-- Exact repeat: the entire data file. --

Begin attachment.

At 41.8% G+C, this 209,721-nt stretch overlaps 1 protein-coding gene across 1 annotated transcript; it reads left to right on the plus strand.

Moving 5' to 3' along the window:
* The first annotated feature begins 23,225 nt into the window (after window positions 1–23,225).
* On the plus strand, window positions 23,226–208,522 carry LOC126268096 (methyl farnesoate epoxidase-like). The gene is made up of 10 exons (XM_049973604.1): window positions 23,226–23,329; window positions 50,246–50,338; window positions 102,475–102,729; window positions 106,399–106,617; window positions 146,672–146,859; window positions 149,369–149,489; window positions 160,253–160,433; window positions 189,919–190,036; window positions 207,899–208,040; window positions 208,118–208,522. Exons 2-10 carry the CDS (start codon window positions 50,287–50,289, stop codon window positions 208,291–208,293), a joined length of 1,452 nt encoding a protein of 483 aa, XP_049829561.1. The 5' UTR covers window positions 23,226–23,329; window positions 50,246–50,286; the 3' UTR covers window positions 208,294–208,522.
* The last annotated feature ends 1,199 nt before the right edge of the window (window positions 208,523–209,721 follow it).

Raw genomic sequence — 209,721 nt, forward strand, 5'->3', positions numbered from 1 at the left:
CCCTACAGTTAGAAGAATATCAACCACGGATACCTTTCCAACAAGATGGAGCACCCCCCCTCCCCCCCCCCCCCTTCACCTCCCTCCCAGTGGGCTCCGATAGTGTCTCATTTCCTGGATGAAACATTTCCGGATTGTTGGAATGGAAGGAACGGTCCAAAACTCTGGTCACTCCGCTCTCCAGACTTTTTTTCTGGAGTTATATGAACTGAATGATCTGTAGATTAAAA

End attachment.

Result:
At 41.8% G+C, this 209,721-nt stretch overlaps 1 protein-coding gene across 1 annotated transcript; it reads left to right on the plus strand.

Moving 5' to 3' along the window:
* The first annotated feature begins 23,225 nt into the window (after window positions 1–23,225).
* On the plus strand, window positions 23,226–208,522 carry LOC126268096 (methyl farnesoate epoxidase-like). The gene is made up of 10 exons (XM_049973604.1): window positions 23,226–23,329; window positions 50,246–50,338; window positions 102,475–102,729; window positions 106,399–106,617; window positions 146,672–146,859; window positions 149,369–149,489; window positions 160,253–160,433; window positions 189,919–190,036; window positions 207,899–208,040; window positions 208,118–208,522. Exons 2-10 carry the CDS (start codon window positions 50,287–50,289, stop codon window positions 208,291–208,293), a joined length of 1,452 nt encoding a protein of 483 aa, XP_049829561.1. The 5' UTR covers window positions 23,226–23,329; window positions 50,246–50,286; the 3' UTR covers window positions 208,294–208,522.
* The last annotated feature ends 1,199 nt before the right edge of the window (window positions 208,523–209,721 follow it).

Raw genomic sequence — 209,721 nt, forward strand, 5'->3', positions numbered from 1 at the left:
CCCTACAGTTAGAAGAATATCAACCACGGATACCTTTCCAACAAGATGGAGCACCCCCCCTCCCCCCCCCCCCCTTCACCTCCCTCCCAGTGGGCTCCGATAGTGTCTCATTTCCTGGATGAAACATTTCCGGATTGTTGGAATGGAAGGAACGGTCCAAAACTCTGGTCACTCCGCTCTCCAGACTTTTTTTCTGGAGTTATATGAACTGAATGATCTGTAGATTAAAA